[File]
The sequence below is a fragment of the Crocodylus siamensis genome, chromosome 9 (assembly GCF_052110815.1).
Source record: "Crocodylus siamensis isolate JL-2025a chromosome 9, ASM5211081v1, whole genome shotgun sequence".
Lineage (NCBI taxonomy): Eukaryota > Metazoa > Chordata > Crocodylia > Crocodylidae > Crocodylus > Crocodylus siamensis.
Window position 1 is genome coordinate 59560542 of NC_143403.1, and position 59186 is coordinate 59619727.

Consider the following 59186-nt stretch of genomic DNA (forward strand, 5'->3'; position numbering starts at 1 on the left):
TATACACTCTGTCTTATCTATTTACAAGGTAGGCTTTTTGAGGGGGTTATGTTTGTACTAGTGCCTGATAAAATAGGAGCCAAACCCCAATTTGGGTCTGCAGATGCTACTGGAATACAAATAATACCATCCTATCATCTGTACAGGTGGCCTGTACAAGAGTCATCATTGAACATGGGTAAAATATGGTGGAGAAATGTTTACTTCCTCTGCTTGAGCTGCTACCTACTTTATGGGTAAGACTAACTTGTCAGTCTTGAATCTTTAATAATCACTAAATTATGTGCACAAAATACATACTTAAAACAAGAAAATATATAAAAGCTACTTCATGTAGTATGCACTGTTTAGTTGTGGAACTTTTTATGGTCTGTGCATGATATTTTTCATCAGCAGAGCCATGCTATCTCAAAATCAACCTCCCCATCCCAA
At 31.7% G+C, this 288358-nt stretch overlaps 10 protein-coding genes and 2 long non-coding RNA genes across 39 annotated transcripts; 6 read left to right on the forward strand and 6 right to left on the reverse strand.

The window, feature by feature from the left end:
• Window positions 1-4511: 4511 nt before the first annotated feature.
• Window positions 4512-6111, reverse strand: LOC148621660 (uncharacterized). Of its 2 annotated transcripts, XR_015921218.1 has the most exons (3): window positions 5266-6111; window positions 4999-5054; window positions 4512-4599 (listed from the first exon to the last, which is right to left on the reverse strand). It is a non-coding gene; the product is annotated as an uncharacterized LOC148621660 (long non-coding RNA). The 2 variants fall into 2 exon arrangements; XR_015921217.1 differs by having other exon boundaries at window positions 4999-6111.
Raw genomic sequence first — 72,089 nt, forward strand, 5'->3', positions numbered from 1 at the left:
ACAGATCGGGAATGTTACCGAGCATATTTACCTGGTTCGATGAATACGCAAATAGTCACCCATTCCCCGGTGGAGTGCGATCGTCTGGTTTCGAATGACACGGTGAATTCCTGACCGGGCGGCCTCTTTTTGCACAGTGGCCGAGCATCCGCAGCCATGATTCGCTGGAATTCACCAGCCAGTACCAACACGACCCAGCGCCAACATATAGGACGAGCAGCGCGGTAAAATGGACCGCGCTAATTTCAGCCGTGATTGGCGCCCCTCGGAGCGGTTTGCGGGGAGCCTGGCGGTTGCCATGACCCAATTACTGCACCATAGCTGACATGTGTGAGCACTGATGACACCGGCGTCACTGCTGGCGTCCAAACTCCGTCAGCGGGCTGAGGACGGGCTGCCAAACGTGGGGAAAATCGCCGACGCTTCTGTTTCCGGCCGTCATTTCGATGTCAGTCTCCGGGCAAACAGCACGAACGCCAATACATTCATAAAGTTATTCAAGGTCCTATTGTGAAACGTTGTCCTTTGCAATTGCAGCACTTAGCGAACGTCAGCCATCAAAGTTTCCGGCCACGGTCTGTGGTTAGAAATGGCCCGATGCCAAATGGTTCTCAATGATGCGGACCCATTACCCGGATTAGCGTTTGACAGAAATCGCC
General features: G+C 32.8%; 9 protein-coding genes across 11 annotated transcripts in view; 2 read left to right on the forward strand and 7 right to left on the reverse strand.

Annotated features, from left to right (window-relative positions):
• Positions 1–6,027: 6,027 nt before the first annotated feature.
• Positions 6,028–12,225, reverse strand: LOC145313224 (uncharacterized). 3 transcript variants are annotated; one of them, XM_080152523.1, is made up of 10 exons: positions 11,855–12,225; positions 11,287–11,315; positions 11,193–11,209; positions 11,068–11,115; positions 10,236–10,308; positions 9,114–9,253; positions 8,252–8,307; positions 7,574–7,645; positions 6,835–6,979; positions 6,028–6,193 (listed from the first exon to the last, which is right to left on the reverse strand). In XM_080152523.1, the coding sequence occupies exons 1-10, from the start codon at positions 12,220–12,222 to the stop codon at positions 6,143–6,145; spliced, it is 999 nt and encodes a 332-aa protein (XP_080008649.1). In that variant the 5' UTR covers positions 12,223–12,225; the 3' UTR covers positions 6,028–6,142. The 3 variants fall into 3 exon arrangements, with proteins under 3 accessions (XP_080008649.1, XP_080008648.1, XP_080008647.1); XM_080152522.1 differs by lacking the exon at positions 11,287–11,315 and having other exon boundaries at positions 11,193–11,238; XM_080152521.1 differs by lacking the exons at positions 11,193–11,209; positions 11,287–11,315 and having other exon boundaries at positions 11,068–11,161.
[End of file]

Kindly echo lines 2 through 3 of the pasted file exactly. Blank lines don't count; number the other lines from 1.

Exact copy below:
Source record: "Crocodylus siamensis isolate JL-2025a chromosome 9, ASM5211081v1, whole genome shotgun sequence".
Lineage (NCBI taxonomy): Eukaryota > Metazoa > Chordata > Crocodylia > Crocodylidae > Crocodylus > Crocodylus siamensis.